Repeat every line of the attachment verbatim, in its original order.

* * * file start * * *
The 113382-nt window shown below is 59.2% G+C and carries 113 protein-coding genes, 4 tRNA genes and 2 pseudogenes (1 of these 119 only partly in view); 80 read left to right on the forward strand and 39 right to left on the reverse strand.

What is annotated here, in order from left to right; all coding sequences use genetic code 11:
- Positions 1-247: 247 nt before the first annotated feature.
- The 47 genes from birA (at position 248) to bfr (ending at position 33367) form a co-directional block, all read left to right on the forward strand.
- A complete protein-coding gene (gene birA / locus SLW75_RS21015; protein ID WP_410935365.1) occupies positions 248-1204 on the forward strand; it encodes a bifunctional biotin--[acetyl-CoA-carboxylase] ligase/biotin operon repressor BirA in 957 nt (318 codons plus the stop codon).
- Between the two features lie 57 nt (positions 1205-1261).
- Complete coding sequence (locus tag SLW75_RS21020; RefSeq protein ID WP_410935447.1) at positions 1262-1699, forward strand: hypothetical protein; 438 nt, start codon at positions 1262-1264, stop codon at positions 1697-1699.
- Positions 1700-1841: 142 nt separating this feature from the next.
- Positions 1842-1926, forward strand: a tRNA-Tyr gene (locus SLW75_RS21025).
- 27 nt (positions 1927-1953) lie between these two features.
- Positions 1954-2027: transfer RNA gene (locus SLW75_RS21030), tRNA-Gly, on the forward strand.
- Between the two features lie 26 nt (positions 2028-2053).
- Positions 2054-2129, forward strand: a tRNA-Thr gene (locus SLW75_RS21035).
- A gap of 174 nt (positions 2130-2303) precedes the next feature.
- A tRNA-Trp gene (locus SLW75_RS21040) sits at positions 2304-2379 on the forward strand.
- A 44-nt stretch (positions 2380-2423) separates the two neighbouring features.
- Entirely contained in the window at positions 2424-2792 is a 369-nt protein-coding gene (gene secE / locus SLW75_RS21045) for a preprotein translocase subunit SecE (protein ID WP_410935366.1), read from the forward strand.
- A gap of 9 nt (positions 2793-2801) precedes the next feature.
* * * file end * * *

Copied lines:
The 113382-nt window shown below is 59.2% G+C and carries 113 protein-coding genes, 4 tRNA genes and 2 pseudogenes (1 of these 119 only partly in view); 80 read left to right on the forward strand and 39 right to left on the reverse strand.

What is annotated here, in order from left to right; all coding sequences use genetic code 11:
- Positions 1-247: 247 nt before the first annotated feature.
- The 47 genes from birA (at position 248) to bfr (ending at position 33367) form a co-directional block, all read left to right on the forward strand.
- A complete protein-coding gene (gene birA / locus SLW75_RS21015; protein ID WP_410935365.1) occupies positions 248-1204 on the forward strand; it encodes a bifunctional biotin--[acetyl-CoA-carboxylase] ligase/biotin operon repressor BirA in 957 nt (318 codons plus the stop codon).
- Between the two features lie 57 nt (positions 1205-1261).
- Complete coding sequence (locus tag SLW75_RS21020; RefSeq protein ID WP_410935447.1) at positions 1262-1699, forward strand: hypothetical protein; 438 nt, start codon at positions 1262-1264, stop codon at positions 1697-1699.
- Positions 1700-1841: 142 nt separating this feature from the next.
- Positions 1842-1926, forward strand: a tRNA-Tyr gene (locus SLW75_RS21025).
- 27 nt (positions 1927-1953) lie between these two features.
- Positions 1954-2027: transfer RNA gene (locus SLW75_RS21030), tRNA-Gly, on the forward strand.
- Between the two features lie 26 nt (positions 2028-2053).
- Positions 2054-2129, forward strand: a tRNA-Thr gene (locus SLW75_RS21035).
- A gap of 174 nt (positions 2130-2303) precedes the next feature.
- A tRNA-Trp gene (locus SLW75_RS21040) sits at positions 2304-2379 on the forward strand.
- A 44-nt stretch (positions 2380-2423) separates the two neighbouring features.
- Entirely contained in the window at positions 2424-2792 is a 369-nt protein-coding gene (gene secE / locus SLW75_RS21045) for a preprotein translocase subunit SecE (protein ID WP_410935366.1), read from the forward strand.
- A gap of 9 nt (positions 2793-2801) precedes the next feature.